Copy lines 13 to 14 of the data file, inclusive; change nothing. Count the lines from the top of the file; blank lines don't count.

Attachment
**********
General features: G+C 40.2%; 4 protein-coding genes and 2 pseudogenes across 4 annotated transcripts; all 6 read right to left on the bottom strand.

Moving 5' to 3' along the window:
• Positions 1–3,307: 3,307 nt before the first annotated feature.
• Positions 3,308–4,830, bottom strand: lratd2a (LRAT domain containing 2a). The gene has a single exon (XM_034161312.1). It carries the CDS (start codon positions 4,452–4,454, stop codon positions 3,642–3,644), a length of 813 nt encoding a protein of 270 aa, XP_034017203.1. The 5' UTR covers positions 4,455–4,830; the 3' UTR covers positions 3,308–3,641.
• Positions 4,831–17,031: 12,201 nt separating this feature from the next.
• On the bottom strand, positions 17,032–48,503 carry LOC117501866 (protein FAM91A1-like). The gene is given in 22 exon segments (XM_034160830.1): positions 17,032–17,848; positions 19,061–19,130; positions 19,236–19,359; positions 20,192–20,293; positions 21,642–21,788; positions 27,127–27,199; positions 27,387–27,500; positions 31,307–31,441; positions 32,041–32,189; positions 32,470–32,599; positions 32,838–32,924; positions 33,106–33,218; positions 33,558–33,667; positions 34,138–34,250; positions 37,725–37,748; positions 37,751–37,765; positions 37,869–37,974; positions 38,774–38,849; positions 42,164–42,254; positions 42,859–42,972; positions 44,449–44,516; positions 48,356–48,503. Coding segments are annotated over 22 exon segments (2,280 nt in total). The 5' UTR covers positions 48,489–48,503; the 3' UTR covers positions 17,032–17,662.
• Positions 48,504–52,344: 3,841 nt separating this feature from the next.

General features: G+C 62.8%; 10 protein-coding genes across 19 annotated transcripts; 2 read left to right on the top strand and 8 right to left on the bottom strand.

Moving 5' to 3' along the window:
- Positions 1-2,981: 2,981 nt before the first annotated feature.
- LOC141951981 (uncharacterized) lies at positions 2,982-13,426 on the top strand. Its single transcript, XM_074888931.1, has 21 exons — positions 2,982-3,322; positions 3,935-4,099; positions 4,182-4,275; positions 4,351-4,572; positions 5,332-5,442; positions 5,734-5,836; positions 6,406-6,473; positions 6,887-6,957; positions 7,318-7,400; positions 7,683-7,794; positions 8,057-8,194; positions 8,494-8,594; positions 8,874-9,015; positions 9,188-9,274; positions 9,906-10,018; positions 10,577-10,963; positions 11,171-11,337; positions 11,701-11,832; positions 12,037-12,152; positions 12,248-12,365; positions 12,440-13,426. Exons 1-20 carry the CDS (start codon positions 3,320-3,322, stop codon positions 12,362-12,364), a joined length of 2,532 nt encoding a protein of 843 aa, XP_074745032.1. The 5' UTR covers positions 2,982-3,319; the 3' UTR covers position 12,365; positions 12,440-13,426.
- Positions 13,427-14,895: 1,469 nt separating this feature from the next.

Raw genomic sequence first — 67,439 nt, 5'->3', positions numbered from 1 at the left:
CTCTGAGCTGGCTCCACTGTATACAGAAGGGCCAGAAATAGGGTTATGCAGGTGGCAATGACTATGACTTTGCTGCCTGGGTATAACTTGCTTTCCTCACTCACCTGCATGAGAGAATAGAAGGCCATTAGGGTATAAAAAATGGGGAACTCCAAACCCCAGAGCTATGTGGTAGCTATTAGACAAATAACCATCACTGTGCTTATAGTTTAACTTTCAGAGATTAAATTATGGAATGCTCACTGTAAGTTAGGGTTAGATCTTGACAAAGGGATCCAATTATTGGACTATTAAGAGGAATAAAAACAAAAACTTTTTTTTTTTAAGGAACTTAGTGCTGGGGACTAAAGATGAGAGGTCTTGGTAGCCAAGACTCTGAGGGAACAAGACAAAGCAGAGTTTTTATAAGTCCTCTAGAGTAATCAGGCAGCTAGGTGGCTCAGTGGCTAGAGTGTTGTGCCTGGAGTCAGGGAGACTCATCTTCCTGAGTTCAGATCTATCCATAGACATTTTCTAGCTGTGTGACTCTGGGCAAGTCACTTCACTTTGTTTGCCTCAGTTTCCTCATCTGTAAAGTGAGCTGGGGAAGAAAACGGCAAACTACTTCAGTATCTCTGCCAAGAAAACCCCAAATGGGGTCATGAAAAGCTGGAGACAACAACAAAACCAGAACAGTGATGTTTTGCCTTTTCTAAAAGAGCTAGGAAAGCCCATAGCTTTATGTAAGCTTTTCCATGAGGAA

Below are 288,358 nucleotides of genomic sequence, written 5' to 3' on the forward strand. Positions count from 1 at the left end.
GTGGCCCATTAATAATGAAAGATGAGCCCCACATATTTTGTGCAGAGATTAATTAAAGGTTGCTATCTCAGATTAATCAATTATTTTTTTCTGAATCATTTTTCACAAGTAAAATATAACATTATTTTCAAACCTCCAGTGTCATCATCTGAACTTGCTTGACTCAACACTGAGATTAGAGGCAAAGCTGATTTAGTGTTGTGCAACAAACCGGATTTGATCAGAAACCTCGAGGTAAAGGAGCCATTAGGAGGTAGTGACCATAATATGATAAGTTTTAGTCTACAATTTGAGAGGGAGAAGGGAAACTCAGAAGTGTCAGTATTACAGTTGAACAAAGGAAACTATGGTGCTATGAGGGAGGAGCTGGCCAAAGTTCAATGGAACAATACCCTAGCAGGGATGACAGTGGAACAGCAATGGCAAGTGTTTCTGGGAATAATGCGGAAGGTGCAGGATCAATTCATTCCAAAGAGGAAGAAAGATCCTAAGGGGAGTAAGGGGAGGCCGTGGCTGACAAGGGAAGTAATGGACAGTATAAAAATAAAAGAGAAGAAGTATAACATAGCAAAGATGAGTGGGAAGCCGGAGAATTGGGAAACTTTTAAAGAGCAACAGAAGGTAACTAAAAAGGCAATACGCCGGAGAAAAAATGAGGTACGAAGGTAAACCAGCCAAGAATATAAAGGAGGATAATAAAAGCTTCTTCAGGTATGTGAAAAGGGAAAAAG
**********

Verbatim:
Raw genomic sequence first — 67,439 nt, 5'->3', positions numbered from 1 at the left:
CTCTGAGCTGGCTCCACTGTATACAGAAGGGCCAGAAATAGGGTTATGCAGGTGGCAATGACTATGACTTTGCTGCCTGGGTATAACTTGCTTTCCTCACTCACCTGCATGAGAGAATAGAAGGCCATTAGGGTATAAAAAATGGGGAACTCCAAACCCCAGAGCTATGTGGTAGCTATTAGACAAATAACCATCACTGTGCTTATAGTTTAACTTTCAGAGATTAAATTATGGAATGCTCACTGTAAGTTAGGGTTAGATCTTGACAAAGGGATCCAATTATTGGACTATTAAGAGGAATAAAAACAAAAACTTTTTTTTTTTAAGGAACTTAGTGCTGGGGACTAAAGATGAGAGGTCTTGGTAGCCAAGACTCTGAGGGAACAAGACAAAGCAGAGTTTTTATAAGTCCTCTAGAGTAATCAGGCAGCTAGGTGGCTCAGTGGCTAGAGTGTTGTGCCTGGAGTCAGGGAGACTCATCTTCCTGAGTTCAGATCTATCCATAGACATTTTCTAGCTGTGTGACTCTGGGCAAGTCACTTCACTTTGTTTGCCTCAGTTTCCTCATCTGTAAAGTGAGCTGGGGAAGAAAACGGCAAACTACTTCAGTATCTCTGCCAAGAAAACCCCAAATGGGGTCATGAAAAGCTGGAGACAACAACAAAACCAGAACAGTGATGTTTTGCCTTTTCTAAAAGAGCTAGGAAAGCCCATAGCTTTATGTAAGCTTTTCCATGAGGAA